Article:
Spaghettini with Venison and Bell Pepper Ragù (Spaghettini al Cervo e Peperoni)

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The pasta course of a recent dinner at my favorite Italian restaurant in Amsterdam, Bussia, was spaghettini (angel hair spaghetti) with a spicy ragù of venison and crunchy red bell pepper. I really liked the combination of flavors, and it inspired me to create this pasta dish as well as a venison stew about which I will post soon. It is not a classic Italian dish (at least not that I have ever heard of), but it is in Italian style. The use of paprika gives it a touch of Hungary as well.

I started the ragù with cubed meat rather than ground meat since I was making the stew and the ragù at the same time. If you are only making the ragù, you could also grind the meat before browning it. You could then omit the flour and season the meat with salt and paprika after browning it. If using ground meat, do not cover the pan while simmering to avoid ending up with a ragù that is too thin.

Ingredients

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For 6 servings

500 grams (1.1 lbs) spaghettini

900 grams (2 lbs) venison stewing meat, in cubes

2 red bell peppers

about 250 ml (1 cup) warm water or venison stock

1 Tbsp hot paprika (or 2 tsp sweet paprika and 1 tsp chilli powder)

80 ml (1/3 cup) red wine

1 Tbsp flour, preferably semola di grano duro

1 Tbsp double-concentrated tomato paste (or 2 Tbsp single concentrated)

1 stick celery

1 onion

1 carrot

1 bay leaf

6 juniper berries

1 clove garlic

some thyme sprigs

olive oil

salt and freshly ground black pepper

2 Tbsp chopped fresh flatleaf parsley

freshly grated parmigiano reggiano (optional)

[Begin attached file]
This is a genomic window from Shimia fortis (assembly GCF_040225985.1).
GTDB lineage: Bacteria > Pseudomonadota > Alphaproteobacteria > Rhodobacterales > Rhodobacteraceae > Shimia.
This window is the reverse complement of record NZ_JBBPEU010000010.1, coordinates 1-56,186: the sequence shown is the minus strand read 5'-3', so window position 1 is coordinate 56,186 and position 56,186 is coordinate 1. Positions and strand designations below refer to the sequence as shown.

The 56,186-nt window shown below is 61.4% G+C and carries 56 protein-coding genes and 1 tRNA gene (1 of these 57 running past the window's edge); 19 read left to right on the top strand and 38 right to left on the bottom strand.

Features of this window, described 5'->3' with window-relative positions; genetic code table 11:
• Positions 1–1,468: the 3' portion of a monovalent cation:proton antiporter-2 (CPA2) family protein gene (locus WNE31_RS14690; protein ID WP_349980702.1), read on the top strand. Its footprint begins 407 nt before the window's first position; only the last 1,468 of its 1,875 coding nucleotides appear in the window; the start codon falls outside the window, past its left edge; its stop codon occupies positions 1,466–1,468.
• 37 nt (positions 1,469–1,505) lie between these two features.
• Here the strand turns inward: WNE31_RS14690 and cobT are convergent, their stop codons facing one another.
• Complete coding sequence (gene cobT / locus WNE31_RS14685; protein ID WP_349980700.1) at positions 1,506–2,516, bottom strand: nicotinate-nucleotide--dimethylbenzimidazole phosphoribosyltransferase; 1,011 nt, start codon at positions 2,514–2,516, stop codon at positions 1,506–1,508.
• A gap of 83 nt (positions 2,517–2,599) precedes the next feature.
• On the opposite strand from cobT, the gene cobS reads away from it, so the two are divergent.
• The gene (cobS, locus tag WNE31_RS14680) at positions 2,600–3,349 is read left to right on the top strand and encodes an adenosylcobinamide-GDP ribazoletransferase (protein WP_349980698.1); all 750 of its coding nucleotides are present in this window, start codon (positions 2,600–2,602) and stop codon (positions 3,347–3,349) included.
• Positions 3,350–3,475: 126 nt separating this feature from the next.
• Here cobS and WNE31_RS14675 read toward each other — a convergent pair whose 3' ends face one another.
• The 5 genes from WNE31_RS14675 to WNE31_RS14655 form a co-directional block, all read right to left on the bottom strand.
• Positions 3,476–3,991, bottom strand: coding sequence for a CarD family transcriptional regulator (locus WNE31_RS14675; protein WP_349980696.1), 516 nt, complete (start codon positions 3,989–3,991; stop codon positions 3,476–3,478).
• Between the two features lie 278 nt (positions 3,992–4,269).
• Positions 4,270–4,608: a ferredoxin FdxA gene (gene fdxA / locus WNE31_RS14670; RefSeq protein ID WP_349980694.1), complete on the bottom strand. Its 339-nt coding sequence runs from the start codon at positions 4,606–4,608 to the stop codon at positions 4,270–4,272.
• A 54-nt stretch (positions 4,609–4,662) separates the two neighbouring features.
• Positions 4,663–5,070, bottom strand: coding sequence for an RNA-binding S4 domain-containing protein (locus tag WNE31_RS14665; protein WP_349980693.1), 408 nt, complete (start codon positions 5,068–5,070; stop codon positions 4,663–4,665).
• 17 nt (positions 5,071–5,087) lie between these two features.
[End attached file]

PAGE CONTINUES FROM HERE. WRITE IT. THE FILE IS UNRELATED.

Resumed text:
Preparation

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Combine paprika, flour and 1 tsp salt in a small bowl.

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Stir until homogeneous.

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Combine the meat and the paprika mix and stir to coat the meat evenly.

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Heat about 2 Tbsp olive oil in a frying pan and add the meat.

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Brown the meat on all sides and take it out of the pan, set aside, and turn off the heat.

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Chop the onion, carrot, and celery very fine. I like to do this with the foodprocessor.

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Add the vegetables to the frying pan over medium heat. There will be a nice brown crust from browning the meat. Add a bit of olive oil if needed and sauté the vegetables.

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Scrape the brown bits of the bottom to get all the flavor.

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Add the tomato paste, stir, and let it sauté for another minute.

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Add the red wine.

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Stir until about half of the wine has evaporated.

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Put the meat and all of the juices that leaked out of it back into the pan.

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Add bay leaf, juniper berries, thyme, and just enough warm water to barely cover the meat. You could also use venison stock instead of water if you have it.

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Bring to a boil and then lower the heat to a bare simmer.

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Partially cover and let this simmer until the meat is tender, about 3 hours.

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Check whether the meat is cooked with a fork.

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Take the meat out of the sauce with a slotted spoon and set it aside.

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Simmer the sauce to thicken it and concentrate the flavors to your liking. Taste and adjust the seasoning with salt, freshly ground black pepper, and paprika.

Up to this point the recipes for the ragù and the stew are the same.

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To make ragù, put the meat into a food processor.

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Grind the meat using the pulse. It should not be pureed.